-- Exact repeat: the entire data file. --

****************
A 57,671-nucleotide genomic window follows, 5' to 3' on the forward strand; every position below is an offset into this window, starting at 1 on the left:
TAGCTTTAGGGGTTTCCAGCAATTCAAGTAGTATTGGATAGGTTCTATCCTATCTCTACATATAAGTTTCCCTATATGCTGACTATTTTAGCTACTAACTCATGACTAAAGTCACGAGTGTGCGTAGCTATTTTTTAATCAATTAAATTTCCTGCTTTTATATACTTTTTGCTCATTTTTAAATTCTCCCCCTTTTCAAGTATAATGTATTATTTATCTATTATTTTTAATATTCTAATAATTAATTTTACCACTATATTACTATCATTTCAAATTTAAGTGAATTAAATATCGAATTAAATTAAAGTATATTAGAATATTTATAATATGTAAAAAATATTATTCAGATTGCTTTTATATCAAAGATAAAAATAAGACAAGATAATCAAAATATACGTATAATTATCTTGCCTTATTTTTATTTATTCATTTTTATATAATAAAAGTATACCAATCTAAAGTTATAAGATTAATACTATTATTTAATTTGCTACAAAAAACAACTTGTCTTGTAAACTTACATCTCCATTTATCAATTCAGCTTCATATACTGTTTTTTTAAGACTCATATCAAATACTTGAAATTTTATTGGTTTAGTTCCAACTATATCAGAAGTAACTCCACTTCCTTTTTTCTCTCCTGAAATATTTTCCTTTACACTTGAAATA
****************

A 57,671-nucleotide genomic window follows, 5' to 3' on the forward strand; every position below is an offset into this window, starting at 1 on the left:
TAGCTTTAGGGGTTTCCAGCAATTCAAGTAGTATTGGATAGGTTCTATCCTATCTCTACATATAAGTTTCCCTATATGCTGACTATTTTAGCTACTAACTCATGACTAAAGTCACGAGTGTGCGTAGCTATTTTTTAATCAATTAAATTTCCTGCTTTTATATACTTTTTGCTCATTTTTAAATTCTCCCCCTTTTCAAGTATAATGTATTATTTATCTATTATTTTTAATATTCTAATAATTAATTTTACCACTATATTACTATCATTTCAAATTTAAGTGAATTAAATATCGAATTAAATTAAAGTATATTAGAATATTTATAATATGTAAAAAATATTATTCAGATTGCTTTTATATCAAAGATAAAAATAAGACAAGATAATCAAAATATACGTATAATTATCTTGCCTTATTTTTATTTATTCATTTTTATATAATAAAAGTATACCAATCTAAAGTTATAAGATTAATACTATTATTTAATTTGCTACAAAAAACAACTTGTCTTGTAAACTTACATCTCCATTTATCAATTCAGCTTCATATACTGTTTTTTTAAGACTCATATCAAATACTTGAAATTTTATTGGTTTAGTTCCAACTATATCAGAAGTAACTCCACTTCCTTTTTTCTCTCCTGAAATATTTTCCTTTACACTTGAAATA